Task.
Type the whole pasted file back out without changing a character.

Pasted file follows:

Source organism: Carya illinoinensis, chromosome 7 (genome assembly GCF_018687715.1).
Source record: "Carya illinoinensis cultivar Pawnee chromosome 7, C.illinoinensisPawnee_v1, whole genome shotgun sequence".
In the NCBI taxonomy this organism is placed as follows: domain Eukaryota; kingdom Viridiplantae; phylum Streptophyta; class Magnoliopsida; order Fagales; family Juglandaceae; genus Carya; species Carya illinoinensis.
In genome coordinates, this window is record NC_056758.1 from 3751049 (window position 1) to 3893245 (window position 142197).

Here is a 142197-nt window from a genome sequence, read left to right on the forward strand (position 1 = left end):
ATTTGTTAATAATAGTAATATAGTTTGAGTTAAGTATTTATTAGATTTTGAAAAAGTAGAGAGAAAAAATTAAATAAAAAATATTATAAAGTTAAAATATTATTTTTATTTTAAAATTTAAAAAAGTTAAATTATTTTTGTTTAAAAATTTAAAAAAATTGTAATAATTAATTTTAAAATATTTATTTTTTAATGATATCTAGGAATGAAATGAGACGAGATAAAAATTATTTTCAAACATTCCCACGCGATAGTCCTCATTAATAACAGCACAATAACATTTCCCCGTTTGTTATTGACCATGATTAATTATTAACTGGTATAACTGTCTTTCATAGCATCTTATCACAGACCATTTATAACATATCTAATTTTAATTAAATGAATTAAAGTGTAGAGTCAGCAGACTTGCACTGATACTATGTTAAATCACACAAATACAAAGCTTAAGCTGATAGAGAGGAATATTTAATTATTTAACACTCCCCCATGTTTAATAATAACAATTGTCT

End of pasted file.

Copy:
Source organism: Carya illinoinensis, chromosome 7 (genome assembly GCF_018687715.1).
Source record: "Carya illinoinensis cultivar Pawnee chromosome 7, C.illinoinensisPawnee_v1, whole genome shotgun sequence".
In the NCBI taxonomy this organism is placed as follows: domain Eukaryota; kingdom Viridiplantae; phylum Streptophyta; class Magnoliopsida; order Fagales; family Juglandaceae; genus Carya; species Carya illinoinensis.
In genome coordinates, this window is record NC_056758.1 from 3751049 (window position 1) to 3893245 (window position 142197).

Here is a 142197-nt window from a genome sequence, read left to right on the forward strand (position 1 = left end):
ATTTGTTAATAATAGTAATATAGTTTGAGTTAAGTATTTATTAGATTTTGAAAAAGTAGAGAGAAAAAATTAAATAAAAAATATTATAAAGTTAAAATATTATTTTTATTTTAAAATTTAAAAAAGTTAAATTATTTTTGTTTAAAAATTTAAAAAAATTGTAATAATTAATTTTAAAATATTTATTTTTTAATGATATCTAGGAATGAAATGAGACGAGATAAAAATTATTTTCAAACATTCCCACGCGATAGTCCTCATTAATAACAGCACAATAACATTTCCCCGTTTGTTATTGACCATGATTAATTATTAACTGGTATAACTGTCTTTCATAGCATCTTATCACAGACCATTTATAACATATCTAATTTTAATTAAATGAATTAAAGTGTAGAGTCAGCAGACTTGCACTGATACTATGTTAAATCACACAAATACAAAGCTTAAGCTGATAGAGAGGAATATTTAATTATTTAACACTCCCCCATGTTTAATAATAACAATTGTCT